UP train makes special stop for special child | Rio Grande Pacific names new senior VP of operations | NS-served terminals see higher-than-anticipated growth
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July 22, 2014
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Daily news coverage of the railroad industry

Industry Update
Class I employment on the rise
Railroad worker with wrench
Class I railroad employment was up 1% as of mid-June 2014, according to the Surface Transportation Board. The jobs figure of 166,139 represented an increase from the same period in 2013 and a small jump from mid-May totals. RailwayAge.com (7/21)
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UP train makes special stop for special child
A Union Pacific train in Clinton, Utah, gave Matthew Mancil, 12, the surprise of his life when it stopped to give the learning-disabled child UP sunglasses, gloves, a vest and a toy lantern. "It means a lot to us," said Matthew's father, Aaron. "We still can't believe what he did. It's something Matthew will talk about for years to come." The Deseret News (Salt Lake City) (7/21)
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Rio Grande Pacific names new senior VP of operations
Bob Howery has been named senior vice president of operations of Rio Grande Pacific Corp., and the company has promoted Scott Wollack to the post of general manager of the New Orleans and Gulf Coast Railway. Howery is the former president of the New Orleans and Gulf Coast Railway and a veteran of Burlington Northern and BNSF. ProgressiveRailroading.com (7/21)
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Infrastructure & Economic Spotlight
NS-served terminals see higher-than-anticipated growth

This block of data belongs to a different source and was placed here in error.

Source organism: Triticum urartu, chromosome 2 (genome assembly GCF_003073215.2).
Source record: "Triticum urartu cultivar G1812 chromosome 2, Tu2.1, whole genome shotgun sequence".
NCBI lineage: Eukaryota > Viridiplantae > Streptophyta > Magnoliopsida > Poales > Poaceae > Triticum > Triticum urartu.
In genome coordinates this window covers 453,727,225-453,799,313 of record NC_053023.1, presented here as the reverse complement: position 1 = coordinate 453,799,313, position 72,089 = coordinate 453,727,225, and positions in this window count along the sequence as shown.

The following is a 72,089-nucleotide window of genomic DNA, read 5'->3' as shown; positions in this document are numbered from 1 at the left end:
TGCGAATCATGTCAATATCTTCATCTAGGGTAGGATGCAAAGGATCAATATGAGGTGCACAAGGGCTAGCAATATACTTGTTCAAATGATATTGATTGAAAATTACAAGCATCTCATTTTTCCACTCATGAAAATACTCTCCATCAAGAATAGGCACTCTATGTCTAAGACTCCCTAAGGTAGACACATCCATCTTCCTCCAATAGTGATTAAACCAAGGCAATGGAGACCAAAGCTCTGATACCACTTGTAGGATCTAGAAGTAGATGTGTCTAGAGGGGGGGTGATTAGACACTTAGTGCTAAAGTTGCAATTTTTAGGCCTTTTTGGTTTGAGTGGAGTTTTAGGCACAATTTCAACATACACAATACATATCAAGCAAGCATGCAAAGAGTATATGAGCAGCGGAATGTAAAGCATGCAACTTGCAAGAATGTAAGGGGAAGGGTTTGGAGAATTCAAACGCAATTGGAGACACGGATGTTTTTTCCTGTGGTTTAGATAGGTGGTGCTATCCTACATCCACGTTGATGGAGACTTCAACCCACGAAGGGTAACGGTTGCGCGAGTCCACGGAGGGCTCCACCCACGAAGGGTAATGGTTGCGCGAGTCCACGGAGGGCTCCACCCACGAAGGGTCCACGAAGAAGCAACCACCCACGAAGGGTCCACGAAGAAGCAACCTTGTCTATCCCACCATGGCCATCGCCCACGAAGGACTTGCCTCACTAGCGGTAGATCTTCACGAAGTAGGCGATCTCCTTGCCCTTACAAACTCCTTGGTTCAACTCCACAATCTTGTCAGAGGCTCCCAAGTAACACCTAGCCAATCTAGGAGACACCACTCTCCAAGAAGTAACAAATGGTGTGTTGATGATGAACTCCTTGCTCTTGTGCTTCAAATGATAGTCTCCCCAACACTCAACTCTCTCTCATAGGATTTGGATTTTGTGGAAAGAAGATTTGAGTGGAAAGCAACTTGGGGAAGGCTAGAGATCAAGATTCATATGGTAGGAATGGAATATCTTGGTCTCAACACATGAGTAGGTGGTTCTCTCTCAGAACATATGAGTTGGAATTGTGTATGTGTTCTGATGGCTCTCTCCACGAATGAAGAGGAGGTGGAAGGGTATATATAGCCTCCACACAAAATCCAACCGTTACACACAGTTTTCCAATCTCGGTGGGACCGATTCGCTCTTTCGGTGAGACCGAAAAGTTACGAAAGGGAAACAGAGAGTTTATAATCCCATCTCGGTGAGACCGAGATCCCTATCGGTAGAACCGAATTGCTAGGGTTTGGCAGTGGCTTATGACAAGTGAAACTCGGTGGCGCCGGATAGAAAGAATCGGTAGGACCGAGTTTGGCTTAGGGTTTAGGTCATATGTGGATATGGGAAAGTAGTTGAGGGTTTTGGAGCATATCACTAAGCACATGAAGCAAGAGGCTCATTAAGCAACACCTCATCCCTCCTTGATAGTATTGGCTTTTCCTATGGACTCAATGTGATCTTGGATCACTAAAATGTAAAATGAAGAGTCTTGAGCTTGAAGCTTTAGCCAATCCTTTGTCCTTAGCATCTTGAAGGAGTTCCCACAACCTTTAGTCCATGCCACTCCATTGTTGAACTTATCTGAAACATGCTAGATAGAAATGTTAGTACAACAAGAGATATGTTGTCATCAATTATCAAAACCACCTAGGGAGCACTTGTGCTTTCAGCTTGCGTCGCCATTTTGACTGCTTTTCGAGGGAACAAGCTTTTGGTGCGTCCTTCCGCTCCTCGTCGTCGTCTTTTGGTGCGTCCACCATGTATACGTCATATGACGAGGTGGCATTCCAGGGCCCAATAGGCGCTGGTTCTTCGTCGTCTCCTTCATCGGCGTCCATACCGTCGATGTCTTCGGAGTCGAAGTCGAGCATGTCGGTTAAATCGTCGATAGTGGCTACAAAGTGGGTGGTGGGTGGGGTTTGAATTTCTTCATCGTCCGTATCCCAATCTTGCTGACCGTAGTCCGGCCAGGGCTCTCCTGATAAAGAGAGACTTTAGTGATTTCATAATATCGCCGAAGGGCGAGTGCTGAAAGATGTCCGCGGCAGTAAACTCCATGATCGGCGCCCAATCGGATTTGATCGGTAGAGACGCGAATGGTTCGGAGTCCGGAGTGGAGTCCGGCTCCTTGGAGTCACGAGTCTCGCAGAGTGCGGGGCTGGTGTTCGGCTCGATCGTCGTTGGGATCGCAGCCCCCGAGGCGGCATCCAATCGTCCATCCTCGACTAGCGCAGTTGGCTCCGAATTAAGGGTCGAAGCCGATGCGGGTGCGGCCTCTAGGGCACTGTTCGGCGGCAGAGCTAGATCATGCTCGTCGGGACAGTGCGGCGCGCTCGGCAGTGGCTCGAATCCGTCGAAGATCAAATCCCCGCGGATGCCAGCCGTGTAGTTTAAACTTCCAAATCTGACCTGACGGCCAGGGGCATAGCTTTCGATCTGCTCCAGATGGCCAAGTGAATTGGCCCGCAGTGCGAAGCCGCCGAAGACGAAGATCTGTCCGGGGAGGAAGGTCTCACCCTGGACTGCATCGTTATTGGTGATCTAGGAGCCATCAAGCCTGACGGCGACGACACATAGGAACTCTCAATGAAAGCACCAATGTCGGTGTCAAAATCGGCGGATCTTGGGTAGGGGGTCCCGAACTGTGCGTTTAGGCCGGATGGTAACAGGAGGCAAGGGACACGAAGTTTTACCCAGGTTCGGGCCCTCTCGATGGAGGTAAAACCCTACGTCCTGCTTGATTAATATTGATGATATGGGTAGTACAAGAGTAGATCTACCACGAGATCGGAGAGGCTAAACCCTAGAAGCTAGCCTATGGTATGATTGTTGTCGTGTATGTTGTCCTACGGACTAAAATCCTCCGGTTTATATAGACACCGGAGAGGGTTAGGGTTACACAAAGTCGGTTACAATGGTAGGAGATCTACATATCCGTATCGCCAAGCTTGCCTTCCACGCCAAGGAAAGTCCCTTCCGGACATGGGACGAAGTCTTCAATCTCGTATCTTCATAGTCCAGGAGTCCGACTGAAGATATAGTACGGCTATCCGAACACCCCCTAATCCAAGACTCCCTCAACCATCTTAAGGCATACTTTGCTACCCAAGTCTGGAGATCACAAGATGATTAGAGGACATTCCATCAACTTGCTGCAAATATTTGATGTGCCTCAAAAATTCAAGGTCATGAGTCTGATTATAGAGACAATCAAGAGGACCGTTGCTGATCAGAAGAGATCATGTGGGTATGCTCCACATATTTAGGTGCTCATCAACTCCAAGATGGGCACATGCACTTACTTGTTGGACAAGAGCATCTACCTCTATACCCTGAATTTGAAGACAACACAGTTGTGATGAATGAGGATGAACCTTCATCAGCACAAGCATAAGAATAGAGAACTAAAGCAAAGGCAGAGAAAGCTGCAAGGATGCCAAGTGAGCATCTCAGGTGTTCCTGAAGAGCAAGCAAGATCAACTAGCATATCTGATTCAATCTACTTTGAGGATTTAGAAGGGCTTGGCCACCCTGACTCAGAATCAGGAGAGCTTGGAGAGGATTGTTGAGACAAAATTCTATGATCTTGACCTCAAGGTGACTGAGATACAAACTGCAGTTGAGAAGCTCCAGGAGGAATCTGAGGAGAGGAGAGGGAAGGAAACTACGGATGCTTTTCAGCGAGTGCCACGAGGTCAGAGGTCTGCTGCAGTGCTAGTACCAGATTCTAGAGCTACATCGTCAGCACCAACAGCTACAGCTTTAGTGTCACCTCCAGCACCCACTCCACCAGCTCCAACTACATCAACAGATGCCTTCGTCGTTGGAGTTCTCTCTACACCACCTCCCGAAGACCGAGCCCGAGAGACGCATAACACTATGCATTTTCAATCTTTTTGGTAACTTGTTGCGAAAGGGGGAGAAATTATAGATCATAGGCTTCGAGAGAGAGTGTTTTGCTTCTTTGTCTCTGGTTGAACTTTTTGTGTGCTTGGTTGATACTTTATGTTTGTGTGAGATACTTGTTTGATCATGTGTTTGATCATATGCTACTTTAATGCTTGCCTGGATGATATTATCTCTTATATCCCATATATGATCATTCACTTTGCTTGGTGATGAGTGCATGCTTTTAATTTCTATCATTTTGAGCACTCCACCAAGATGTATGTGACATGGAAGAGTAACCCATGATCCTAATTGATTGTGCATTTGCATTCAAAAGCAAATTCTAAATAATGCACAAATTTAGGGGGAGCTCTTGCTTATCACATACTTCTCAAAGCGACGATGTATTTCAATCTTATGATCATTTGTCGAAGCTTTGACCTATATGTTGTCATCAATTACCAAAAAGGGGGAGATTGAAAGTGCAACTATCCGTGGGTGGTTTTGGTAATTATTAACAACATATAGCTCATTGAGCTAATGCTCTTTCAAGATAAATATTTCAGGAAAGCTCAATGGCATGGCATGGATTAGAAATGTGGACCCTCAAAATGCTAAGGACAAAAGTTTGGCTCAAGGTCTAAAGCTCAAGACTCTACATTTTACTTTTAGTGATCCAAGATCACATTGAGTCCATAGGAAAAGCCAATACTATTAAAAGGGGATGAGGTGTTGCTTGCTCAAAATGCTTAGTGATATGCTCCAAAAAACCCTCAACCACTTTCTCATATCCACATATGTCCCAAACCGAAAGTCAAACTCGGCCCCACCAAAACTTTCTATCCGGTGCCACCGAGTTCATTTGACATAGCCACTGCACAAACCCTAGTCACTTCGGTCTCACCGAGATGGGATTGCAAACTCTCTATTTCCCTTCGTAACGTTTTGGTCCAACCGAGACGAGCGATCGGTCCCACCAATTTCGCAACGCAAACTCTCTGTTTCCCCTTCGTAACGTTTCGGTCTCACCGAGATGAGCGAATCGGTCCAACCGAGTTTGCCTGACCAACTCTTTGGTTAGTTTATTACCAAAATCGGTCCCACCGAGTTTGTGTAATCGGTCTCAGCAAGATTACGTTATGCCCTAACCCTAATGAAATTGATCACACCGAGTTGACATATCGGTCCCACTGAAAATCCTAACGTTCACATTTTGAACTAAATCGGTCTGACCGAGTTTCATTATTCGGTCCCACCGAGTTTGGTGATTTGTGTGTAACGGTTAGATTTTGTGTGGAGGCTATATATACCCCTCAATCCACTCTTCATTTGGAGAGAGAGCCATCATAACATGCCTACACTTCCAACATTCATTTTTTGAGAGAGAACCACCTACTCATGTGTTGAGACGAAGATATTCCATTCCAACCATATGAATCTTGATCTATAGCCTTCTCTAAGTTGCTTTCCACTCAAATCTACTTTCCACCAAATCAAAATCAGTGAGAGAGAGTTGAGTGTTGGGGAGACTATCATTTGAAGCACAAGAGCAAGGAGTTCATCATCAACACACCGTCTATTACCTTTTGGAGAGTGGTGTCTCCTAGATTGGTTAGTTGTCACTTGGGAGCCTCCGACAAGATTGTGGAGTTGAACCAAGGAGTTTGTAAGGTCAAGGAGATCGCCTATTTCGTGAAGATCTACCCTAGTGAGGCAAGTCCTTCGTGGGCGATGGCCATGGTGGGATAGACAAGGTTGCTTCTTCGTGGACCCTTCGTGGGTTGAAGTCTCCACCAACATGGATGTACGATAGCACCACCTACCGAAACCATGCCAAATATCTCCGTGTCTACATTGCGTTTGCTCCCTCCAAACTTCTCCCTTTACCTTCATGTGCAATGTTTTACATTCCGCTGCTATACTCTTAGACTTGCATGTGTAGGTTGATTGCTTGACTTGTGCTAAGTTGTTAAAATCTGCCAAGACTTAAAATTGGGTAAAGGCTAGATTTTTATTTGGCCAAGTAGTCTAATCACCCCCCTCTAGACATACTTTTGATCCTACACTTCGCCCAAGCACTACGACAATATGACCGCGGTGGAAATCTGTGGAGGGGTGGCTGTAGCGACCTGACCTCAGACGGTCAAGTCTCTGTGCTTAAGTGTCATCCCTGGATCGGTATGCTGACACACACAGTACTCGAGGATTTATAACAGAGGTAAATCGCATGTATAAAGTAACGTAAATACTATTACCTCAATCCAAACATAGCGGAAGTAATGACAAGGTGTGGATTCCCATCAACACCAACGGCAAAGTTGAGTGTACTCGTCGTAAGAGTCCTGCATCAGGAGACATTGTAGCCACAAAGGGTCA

South Carolina's State Ports Authority is reporting higher than targeted growth, with an 8% increase at Charleston-area terminals over the previous reporting period. Last year, the agency opened a $50 million Norfolk Southern-served transfer facility to handle Charleston terminal cargo. The Post and Courier (Charleston, S.C.) (free registration) (7/21)
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Economy poised to disappoint in 2014's second half
The economy appears to be improving, but Paul Vigna warns that many reasons for optimism are evaporating and that it seems the U.S. hasn't reached self-sustaining growth. The Wall Street Journal (tiered subscription model)/Money Beat blog (7/21)
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Energy & Environmental Watch
EPA climate rules to undergo scrutiny at Senate panel hearing
A draft rule that would require existing power plants to reduce carbon emissions by 30% from the Environmental Protection Agency will be heard by the Senate Environment and Public Works Committee this week. EPA administrator Gina McCarthy will testify. The proposed regulation may also face scrutiny from the House Energy and Commerce subcommittee on the environment. The Hill (7/21)
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-- John F. Kennedy,
35th U.S. president
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